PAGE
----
Black Racialization and Resistance at an Elite University
The presence and experiences of Black people at elite universities have been largely underrepresented and erased from institutional histories. This book engages with a collection of these experiences that span half a century and reflect differences in class, gender, and national identifications among Black scholars. By mapping Black people’s experiences of studying and teaching at McGill University, this book reveals how the "whiteness" of the university both includes and exceeds the racial identities of students and professors. It highlights the specific functions of Blackness and of anti-Blackness within society in general and within the institution of higher education in particular, demonstrating how structures and practices of the university reproduce interlocking systems of oppression that uphold racial capitalism, reproduce colonial relations, and promote settler nationalism. Critically engaging the work of Black learners, academics, organizers, and activists within this dynamic political context, this book underscores the importance of Black Studies across North America.
- World Rights
- Page Count: 224 pages
- Illustrations: 1
- Dimensions: 6.0in x 0.0in x 9.0in
"Connecting freighted colonial legacies in Montreal with a long history of the university as a site of struggle, Black Racialization and Resistance uses an astonishing breadth of texts across fields including critical postcolonial studies race studies, history, sociology, Scottish studies and critical studies in education."
Barrington Walker, Department of History, Wilfrid Laurier University
"Black Racialization and Resistance presents an innovative and insightful study of the processes of racialization and racial microaggressions that 'produce' Blackness within the university. By attending to the diversity - as well as commonality - within Black experiences, and relating these to the 'bubble of whiteness' that is McGill, rosalind Hampton demonstrates how misleading are the contemporary claims of Canadian universities that 'diversity' is a recent phenomenon which the institution is learning how to negotiate."
Sunera Thobani, Department of Asian Studies, University of British Colombia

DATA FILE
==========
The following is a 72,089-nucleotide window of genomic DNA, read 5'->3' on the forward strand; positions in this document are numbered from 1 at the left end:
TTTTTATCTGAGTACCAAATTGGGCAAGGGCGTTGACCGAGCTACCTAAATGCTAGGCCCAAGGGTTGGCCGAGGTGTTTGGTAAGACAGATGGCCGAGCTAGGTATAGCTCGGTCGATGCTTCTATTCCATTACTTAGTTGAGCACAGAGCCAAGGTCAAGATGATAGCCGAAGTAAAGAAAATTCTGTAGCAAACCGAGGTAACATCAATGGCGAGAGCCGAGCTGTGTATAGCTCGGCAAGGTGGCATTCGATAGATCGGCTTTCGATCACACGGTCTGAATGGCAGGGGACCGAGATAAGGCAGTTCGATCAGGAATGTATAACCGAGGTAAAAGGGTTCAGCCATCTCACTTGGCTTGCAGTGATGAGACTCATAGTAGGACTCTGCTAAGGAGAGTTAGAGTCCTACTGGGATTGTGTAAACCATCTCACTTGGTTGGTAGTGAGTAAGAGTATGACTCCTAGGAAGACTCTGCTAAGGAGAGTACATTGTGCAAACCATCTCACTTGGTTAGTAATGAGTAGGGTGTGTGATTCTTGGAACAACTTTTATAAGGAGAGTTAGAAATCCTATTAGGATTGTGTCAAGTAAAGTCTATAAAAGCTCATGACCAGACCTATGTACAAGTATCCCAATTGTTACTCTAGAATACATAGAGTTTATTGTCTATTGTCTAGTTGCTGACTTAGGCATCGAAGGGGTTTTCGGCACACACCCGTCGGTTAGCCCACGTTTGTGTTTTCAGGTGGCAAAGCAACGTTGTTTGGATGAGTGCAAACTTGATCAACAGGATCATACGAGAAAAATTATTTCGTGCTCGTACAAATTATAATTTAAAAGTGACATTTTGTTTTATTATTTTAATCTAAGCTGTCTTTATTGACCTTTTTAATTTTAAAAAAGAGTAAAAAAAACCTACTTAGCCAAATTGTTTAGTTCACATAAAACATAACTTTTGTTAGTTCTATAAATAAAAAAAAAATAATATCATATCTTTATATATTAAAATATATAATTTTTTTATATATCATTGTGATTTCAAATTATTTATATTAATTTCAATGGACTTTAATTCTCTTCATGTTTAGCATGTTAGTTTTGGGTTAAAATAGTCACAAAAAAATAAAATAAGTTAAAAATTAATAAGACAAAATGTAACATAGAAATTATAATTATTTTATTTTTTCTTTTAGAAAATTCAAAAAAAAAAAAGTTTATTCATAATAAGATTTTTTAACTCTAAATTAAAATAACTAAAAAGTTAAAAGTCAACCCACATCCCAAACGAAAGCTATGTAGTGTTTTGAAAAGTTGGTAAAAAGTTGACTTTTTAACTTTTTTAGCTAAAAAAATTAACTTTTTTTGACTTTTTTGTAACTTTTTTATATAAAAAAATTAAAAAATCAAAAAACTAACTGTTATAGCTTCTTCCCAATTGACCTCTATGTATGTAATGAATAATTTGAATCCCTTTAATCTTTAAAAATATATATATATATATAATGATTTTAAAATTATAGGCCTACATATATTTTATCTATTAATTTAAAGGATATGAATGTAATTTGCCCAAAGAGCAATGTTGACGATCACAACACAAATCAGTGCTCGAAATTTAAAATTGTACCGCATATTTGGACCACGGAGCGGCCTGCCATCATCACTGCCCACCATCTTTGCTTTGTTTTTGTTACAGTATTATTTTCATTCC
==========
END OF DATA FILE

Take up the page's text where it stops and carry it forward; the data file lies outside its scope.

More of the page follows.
Author Informationrosalind hampton is an assistant professor in the Department of Social Justice Education at the University of Toronto
Table of contents
Finding a conversation
"Becoming" an activist
1. Introduction: The University as a Site of Struggle
Settler Colonialism and Education: A Brief Overview
The Canadian University
Whose University? The 1960s
Black Educational Activism and Black (Canadian) Studies
Neoliberalism and the University
On Critical Race Counter-Storytelling
2. Colonial Legacies and Canadian Ivy
Meeting James McGill
Slavery and the Transatlantic Slave Economy
The University and its Sponsors
3. Trying to Keep Canada White and the Power to Write History
McGill and the Modernization of Québec
Anticolonial Resistance and Black Power
Toward a New Millennium
Conclusion: On a Critical Engagement with History
4. The Idealized Elite University
Class and Class-Minded-ness
"The McGill Bubble": A "Sea of Whiteness"
White Hallways by Cora-Lee Conway
On Mentorship and Academic "Expertise"
The Power of the Prof
Conclusion: Expectations Meet Experience
5. Being and Becoming Black
A Word on Whiteness
Socialization in a Culture of Whiteness
"I didn’t know I was Black"
Black Canadian "identity problems"
Managing Interlocking Stereotype Threats
Black as in Radical, Radical as in Rooted
Community and Communing
Conclusion: Navigating and Resisting Racialization and Colonial Ideology
6. Serving Up Resistance
"Diversity & equity" work
The Africana Studies Committee
Mapping Power and Informed Decision Making
Subjects and Courses